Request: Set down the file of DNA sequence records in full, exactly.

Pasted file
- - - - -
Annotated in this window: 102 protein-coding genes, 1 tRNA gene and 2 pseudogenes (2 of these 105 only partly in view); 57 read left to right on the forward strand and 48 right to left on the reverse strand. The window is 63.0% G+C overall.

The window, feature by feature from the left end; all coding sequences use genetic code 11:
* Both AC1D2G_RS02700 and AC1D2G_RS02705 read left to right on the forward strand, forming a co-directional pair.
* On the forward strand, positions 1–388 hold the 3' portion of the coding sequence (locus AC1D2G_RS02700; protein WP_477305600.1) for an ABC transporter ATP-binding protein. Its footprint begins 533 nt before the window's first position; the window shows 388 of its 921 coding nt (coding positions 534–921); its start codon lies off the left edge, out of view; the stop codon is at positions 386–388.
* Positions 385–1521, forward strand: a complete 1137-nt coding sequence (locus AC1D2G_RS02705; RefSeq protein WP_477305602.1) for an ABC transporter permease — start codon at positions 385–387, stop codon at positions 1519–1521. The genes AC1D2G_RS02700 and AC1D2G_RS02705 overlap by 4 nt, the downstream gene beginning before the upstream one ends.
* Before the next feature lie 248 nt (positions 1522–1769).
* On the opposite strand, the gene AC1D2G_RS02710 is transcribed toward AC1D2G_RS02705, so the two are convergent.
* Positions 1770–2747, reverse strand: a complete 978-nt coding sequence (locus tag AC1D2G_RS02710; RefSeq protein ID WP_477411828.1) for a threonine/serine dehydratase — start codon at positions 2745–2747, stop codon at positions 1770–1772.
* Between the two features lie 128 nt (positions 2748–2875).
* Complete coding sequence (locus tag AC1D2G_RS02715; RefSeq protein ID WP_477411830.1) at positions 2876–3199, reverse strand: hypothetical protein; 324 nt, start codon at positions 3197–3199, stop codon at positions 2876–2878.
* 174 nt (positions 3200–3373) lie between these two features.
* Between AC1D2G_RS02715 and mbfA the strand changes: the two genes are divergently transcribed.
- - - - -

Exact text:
Annotated in this window: 102 protein-coding genes, 1 tRNA gene and 2 pseudogenes (2 of these 105 only partly in view); 57 read left to right on the forward strand and 48 right to left on the reverse strand. The window is 63.0% G+C overall.

The window, feature by feature from the left end; all coding sequences use genetic code 11:
* Both AC1D2G_RS02700 and AC1D2G_RS02705 read left to right on the forward strand, forming a co-directional pair.
* On the forward strand, positions 1–388 hold the 3' portion of the coding sequence (locus AC1D2G_RS02700; protein WP_477305600.1) for an ABC transporter ATP-binding protein. Its footprint begins 533 nt before the window's first position; the window shows 388 of its 921 coding nt (coding positions 534–921); its start codon lies off the left edge, out of view; the stop codon is at positions 386–388.
* Positions 385–1521, forward strand: a complete 1137-nt coding sequence (locus AC1D2G_RS02705; RefSeq protein WP_477305602.1) for an ABC transporter permease — start codon at positions 385–387, stop codon at positions 1519–1521. The genes AC1D2G_RS02700 and AC1D2G_RS02705 overlap by 4 nt, the downstream gene beginning before the upstream one ends.
* Before the next feature lie 248 nt (positions 1522–1769).
* On the opposite strand, the gene AC1D2G_RS02710 is transcribed toward AC1D2G_RS02705, so the two are convergent.
* Positions 1770–2747, reverse strand: a complete 978-nt coding sequence (locus tag AC1D2G_RS02710; RefSeq protein ID WP_477411828.1) for a threonine/serine dehydratase — start codon at positions 2745–2747, stop codon at positions 1770–1772.
* Between the two features lie 128 nt (positions 2748–2875).
* Complete coding sequence (locus tag AC1D2G_RS02715; RefSeq protein ID WP_477411830.1) at positions 2876–3199, reverse strand: hypothetical protein; 324 nt, start codon at positions 3197–3199, stop codon at positions 2876–2878.
* 174 nt (positions 3200–3373) lie between these two features.
* Between AC1D2G_RS02715 and mbfA the strand changes: the two genes are divergently transcribed.